Chicken Nuggets

Chicken Nuggets 2

1/4 cup plus 1/3 cup rice flour
1/4 cup unsweetened shredded coconut
1 pound ground chicken
1 “egg” (1 1/2 tsp. Ener-G powder & 2 Tbsp. water)
1/2 tsp. garlic powder
1/2 tsp. sea salt
1/4 tsp. black pepper
coconut oil

  1. In a small bowl, stir together 1/4 cup rice flour and 1/4 cup coconut.
  2. In a separate bowl, combine ground chicken, 1/3 cup rice flour, Ener-G egg, and spices.
  3. Form desired nugget-sized patties and roll in flour/coconut blend.
  4. Fry in coconut oil in a hot skillet.  I keep the amount of coconut oil to 1 or 2 tablespoons, but you could use more if desired.
  5. Optional step – When fully cooked, place on a parchment lined baking sheet, and bake at 350 degrees for a few minutes for a crispier crust.  Update on 8/15/17 – We have found that this step tends to dry out the nuggets.  We microwave instead if necessary.

Quinoa Bread

Quinoa Bread Slices

Per my doctor’s recommendation, I eliminated wheat from my diet several years ago in an attempt to reduce my overall body pain.  This definitely helped, so I have not reintroduced wheat or other grains that include gluten.  However, I have missed bread.  Since I have more recently eliminated so many other foods, I have been looking for something to eat!

My daughter found this recipe which has given me a tasty bread option:)  We like it so much that we make it every day or two.  Obviously, we eat quite a bit of it.  In fact, because of the volume we eat, we have had to eliminate the chia from our recipe because it introduces….well….too much fiber.  Evidently, chia can absorb up to 27 times its volume in water – enough said.  The recipe is great with or without the chia though, so I have included it as an optional ingredient.  I use distilled white vinegar instead of the lemon juice to eliminate this migraine trigger.  There is no vinegar taste to the bread; the small amount of vinegar is necessary to activate the baking soda.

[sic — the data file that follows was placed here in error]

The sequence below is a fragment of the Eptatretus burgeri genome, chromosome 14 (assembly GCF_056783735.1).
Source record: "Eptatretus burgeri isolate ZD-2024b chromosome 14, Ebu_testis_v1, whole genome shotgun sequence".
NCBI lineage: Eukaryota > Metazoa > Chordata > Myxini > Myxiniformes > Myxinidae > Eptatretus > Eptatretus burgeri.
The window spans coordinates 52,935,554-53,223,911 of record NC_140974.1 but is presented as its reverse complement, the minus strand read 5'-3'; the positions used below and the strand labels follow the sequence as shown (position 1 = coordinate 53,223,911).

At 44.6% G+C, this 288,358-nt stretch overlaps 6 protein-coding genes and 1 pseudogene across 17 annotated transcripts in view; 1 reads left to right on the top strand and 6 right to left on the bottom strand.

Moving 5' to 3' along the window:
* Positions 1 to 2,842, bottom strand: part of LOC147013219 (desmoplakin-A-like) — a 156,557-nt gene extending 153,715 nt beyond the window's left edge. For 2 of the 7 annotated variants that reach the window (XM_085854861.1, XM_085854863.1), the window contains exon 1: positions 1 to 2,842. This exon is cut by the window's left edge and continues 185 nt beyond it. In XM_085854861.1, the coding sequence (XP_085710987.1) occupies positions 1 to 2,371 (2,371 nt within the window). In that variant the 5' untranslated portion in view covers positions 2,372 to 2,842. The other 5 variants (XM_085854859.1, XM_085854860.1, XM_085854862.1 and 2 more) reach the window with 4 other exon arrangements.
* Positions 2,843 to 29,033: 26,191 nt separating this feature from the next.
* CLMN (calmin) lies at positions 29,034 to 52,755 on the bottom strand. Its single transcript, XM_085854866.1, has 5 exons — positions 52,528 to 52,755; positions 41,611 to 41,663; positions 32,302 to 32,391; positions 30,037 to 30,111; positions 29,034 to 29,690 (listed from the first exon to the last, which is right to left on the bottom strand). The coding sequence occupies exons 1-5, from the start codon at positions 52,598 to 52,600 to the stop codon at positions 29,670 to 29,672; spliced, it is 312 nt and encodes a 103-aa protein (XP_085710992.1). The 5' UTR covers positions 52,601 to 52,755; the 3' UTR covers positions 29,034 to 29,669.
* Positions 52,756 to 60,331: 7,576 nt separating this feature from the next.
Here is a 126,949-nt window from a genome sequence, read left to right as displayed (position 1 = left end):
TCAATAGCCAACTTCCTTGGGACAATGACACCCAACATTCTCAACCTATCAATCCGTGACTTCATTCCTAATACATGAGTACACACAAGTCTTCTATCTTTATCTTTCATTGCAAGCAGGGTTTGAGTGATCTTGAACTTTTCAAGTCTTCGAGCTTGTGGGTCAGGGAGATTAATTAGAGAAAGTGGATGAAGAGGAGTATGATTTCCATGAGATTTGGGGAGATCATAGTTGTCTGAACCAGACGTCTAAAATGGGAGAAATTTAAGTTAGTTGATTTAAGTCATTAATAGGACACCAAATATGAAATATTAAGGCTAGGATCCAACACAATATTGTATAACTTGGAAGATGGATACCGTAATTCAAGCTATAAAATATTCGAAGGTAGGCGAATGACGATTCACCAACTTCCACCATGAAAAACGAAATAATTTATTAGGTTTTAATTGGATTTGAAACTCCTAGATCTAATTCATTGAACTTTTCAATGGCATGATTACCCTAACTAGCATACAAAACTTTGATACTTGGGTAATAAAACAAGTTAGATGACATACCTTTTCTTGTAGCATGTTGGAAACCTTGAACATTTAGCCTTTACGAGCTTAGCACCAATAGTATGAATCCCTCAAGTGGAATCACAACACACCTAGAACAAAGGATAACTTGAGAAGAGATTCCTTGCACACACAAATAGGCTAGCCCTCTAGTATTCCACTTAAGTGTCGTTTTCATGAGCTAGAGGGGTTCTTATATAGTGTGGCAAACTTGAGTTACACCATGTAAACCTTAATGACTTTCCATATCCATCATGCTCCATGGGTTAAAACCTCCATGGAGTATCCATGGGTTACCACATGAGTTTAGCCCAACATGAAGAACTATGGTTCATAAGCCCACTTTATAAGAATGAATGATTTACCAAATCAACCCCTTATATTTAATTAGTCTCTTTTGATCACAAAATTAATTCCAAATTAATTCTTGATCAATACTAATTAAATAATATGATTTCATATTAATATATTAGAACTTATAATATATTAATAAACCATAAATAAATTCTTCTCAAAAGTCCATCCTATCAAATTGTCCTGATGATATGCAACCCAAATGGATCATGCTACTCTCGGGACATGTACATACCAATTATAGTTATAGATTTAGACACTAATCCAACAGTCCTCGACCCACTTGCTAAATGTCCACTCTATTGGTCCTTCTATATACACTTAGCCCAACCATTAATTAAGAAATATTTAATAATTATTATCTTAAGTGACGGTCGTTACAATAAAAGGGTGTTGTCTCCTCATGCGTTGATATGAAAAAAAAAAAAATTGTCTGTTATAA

Quinoa Bread

The final change I have made is to bake the bread as 3 mini loaves rather than 1 full-size loaf.  Since this bread is rather dense, a full-sized loaf ends up being flat for us.  We prefer having small but square-ish pieces rather than long rectangular pieces.  This is just a matter of personal preference, so I have included baking times for each version.

We like this bread warm or toasted in a skillet.  Since the pieces are small, it is difficult, but possible, to toast them in a vertical toaster.

Links to some of the ingredients that we use are included, but please contact companies to confirm for yourself that they will meet your food allergy needs.

Quinoa Bread

Quinoa Bread Slices

1 3/4 cups quinoa, rinsed
1/4 cup olive oil
1/2 tsp sea salt
1/2 tsp. baking soda
1 tsp. distilled white vinegar
1/2 cup water (if needed for batter consistency)

  1. Place the quinoa in a bowl and cover with water and a lid.  Soak overnight in the refrigerator.
  2. In the morning, drain and rinse the quinoa.
  3. Place the quinoa, olive oil, sea salt, baking soda, and vinegar in a food processor and blend until a batter forms.  If you need to add water to get the batter to form, do so gradually up to 1/2 cup.  Due to the size of our food processor, we do this step in 1/2 batches and transfer to a bowl.
  4. Blend for an additional 3 minutes.
  5. Spoon into 3 small (or 1 large) loaf pans lined with parchment.
  6. Bake for 30 minutes (45 minutes for the large pan) at 350 degrees.
  7. Allow to cool for 30 minutes before slicing.
  8. We like this bread warm or toasted in a skillet.  Since the pieces are small, it is difficult, but possible, to toast them in a vertical toaster.